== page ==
Emerging-market companies have grown faster than companies in developed markets in most industries over the past decade. One big reason is their embrace of digital technologies. Nowhere is the trend toward digitization more evident than among the companies that we call global challengers, many of which are leveraging digital technologies both to win in emerging markets and to compete globally with multinationals. A growing number of global challengers are digital leaders.
These companies are achieving their leadership positions by leapfrogging their developed-market counterparts. Some are innovators in digital technologies—bringing their inventions to market, building major businesses on new tech foundations, and taking share from developed-market competitors. Others innovate in their use of technology to develop new products and services in more traditional industries or to upend traditional ways of manufacturing or delivering products and services.
The nontech companies among the global challengers are using digital technologies to improve operations and overcome many of the physical, financial, and commercial hurdles to doing business in emerging markets, including those related to geography, logistics, and infrastructure.
Global challengers develop their digital capabilities in three main ways: They invest in internal innovation programs and research and development. They pursue partnerships and join digital ecosystems or establish their own. All are proving to be highly productive avenues to digital development. Discover who these companies are and how they are making an impact. Download the full report. Ashbury's new yacht Livonia tons was beaten twice in a row by Osgood's new centreboard schooner Columbia tons , which withdrew in the third race after dismasting. The yacht Sappho then stepped in as defender to win the fourth and fifth races, thereby successfully defending the cup.
The next challenge came from the Royal Canadian Yacht Club and was the first to be disputed between two yachts only.
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The schooner Madeleine Cuthbert filed the second Canadian challenge, bankrolling, designing and sailing the first sloop challenge for the America's Cup in In contrast, the NYYC cautiously prepared its first selection trials. The iron sloop Mischief 79 tons, design by Archibald Cary Smith was chosen from four sloop candidates, and successfully defended the cup. In response to the unsuccessful Canadian challenges, the Deed of Gift was amended in to require that challenges be accepted only from yacht clubs on the sea.
The Deed was further amended to provide that challenger yachts must sail to the venue on their own hull. Irish yacht designer John Beavor-Webb launched the challengers Genesta and Galatea , which would define the British "plank-on-edge" design of a heavy, deep and narrow-keel hull, making for very stiff yachts ideal for the British breeze. This design paradigm proved ideal for the light Yankee airs. In , Edward Burgess repeated his success with the Volunteer against Scottish yacht designer George Lennox Watson 's challenger Thistle , which was built in secret.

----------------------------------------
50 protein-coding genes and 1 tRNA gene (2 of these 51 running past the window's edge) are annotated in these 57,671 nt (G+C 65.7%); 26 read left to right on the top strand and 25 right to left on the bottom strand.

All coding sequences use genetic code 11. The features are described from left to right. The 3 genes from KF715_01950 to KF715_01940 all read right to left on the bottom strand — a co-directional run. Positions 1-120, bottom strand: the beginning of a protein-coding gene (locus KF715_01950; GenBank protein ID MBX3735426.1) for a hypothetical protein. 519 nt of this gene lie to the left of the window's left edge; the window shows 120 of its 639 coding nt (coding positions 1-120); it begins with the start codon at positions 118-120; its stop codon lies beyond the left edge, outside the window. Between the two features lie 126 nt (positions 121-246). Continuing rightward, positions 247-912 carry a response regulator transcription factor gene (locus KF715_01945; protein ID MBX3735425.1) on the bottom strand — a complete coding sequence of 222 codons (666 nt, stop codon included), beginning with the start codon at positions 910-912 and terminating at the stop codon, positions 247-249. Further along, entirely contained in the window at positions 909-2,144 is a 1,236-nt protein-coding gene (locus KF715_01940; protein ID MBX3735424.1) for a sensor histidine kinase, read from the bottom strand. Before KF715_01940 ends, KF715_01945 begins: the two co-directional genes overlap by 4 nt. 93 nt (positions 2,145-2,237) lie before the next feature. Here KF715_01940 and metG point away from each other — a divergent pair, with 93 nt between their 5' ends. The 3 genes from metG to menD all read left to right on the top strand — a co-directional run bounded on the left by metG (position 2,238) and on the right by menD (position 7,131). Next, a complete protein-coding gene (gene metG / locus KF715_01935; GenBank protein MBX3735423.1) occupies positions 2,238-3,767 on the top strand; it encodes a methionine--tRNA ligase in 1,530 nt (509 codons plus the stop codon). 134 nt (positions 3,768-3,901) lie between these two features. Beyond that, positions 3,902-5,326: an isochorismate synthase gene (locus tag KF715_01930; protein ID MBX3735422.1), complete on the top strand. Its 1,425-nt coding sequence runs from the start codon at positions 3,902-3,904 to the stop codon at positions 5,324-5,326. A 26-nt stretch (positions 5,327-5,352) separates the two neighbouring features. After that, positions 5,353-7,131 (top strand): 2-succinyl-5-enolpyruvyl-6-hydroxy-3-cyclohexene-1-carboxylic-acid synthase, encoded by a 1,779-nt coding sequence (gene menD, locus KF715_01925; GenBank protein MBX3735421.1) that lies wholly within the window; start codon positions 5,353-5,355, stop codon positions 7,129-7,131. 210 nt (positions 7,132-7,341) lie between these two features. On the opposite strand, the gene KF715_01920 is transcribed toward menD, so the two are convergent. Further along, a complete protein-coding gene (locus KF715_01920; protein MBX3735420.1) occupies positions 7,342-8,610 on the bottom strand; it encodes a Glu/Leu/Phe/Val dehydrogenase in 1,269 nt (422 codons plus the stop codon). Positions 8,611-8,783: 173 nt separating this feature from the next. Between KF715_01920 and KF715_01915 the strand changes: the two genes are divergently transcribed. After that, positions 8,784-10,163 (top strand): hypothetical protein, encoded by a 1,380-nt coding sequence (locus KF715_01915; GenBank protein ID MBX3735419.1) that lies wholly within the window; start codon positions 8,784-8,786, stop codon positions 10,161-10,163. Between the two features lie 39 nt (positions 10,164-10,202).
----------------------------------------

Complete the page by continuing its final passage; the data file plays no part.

Even when the Thistle was drydocked in New York before the races, her hull was draped to protect the secret of her lines, which borrowed from American design. Both Volunteer and Thistle were completely unfurnished below decks to save weight. In , the NYYC adopted the Seawanhaka Corinthian Yacht Club 's rating rule, in which Bristol, RI naval architect Nathanael Herreshoff found loopholes that he would use to make dramatic improvements in yacht design and to shape the America's Cup's largest and most extreme contenders.
Both Herreshoff and Watson proceeded to merge Yankee sloop design and British cutter design to make very deep S-shape fin-keeled hulls. Using steel, tobin bronze, aluminium, and even nickel for novel construction, they significantly lengthened bow and stern overhangs, further extending the sailing waterline as their boats heeled over, thus increasing their hull speed. In a cup-crazed Britain, its four largest cutters ever were being built, including Watson's Valkyrie II for Dunraven's challenge.
Meanwhile, the NYYC's wealthiest members ordered two cup candidates from Herreshoff, and two more from Boston yacht designers. Charles Oliver Iselin , who was running the syndicate behind one of the Herreshoff designs called Vigilant , gave the naval architect leave to design the yacht entirely as he willed.
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Herreshoff helmed Vigilant himself and beat all his rivals in selection trials, and defended the cup successfully from Valkyrie II. The Watson designed challenger Valkyrie III received many innovations: She would be wider than the defender, and featured the first steel mast. This saved 17 tons of displacement, but later subjected the boat to extreme electrolysis after the Cup races.
Valkyrie III lost the first race, was deemed disqualified in the second race following a collision with Defender before the start line despite finishing first, and in turn withdrew from the contest. The unraveling of the races left Dunraven in a bitter disagreement with all parties over fairness of the cup committee concerning claims. After he asserted that he had been cheated, his honorary membership of the NYYC was revoked. At age 58, Hank Haff was the oldest cup winner in the history of the race.
William Fife was chosen to design the challenging yacht because of past success in American waters. The latter had helmed Fife designs  in Yankee waters before, and he had shown perfect coordination with his hand-picked Scandinavian crew. Barr successfully helmed Columbia to victory, and Lipton's noted fair play provided unprecedented popular appeal to the sport and to his tea brand. Although upset with the Shamrock , Lipton challenged again in , turning this time to George Lennox Watson for a "cup-lifter": Shamrock II , Watson's fourth and final challenger, was the first cup contender to be thoroughly tank-tested.
To defend the Cup, businessman Thomas W.
Lawson funded for Boston designer Bowdoin B. Crowninshield a daring project: his yacht Independence was capable of unrivaled performance because of her extremely long sailing waterline, but she was largely overpowered and unbalanced and suffered from structural issues. Lipton persisted in a third challenge in With the aim to fend off Lipton's challenges indefinitely, the NYYC garnered a huge budget for a single cup contender, whose design would be commissioned to Herreshoff again.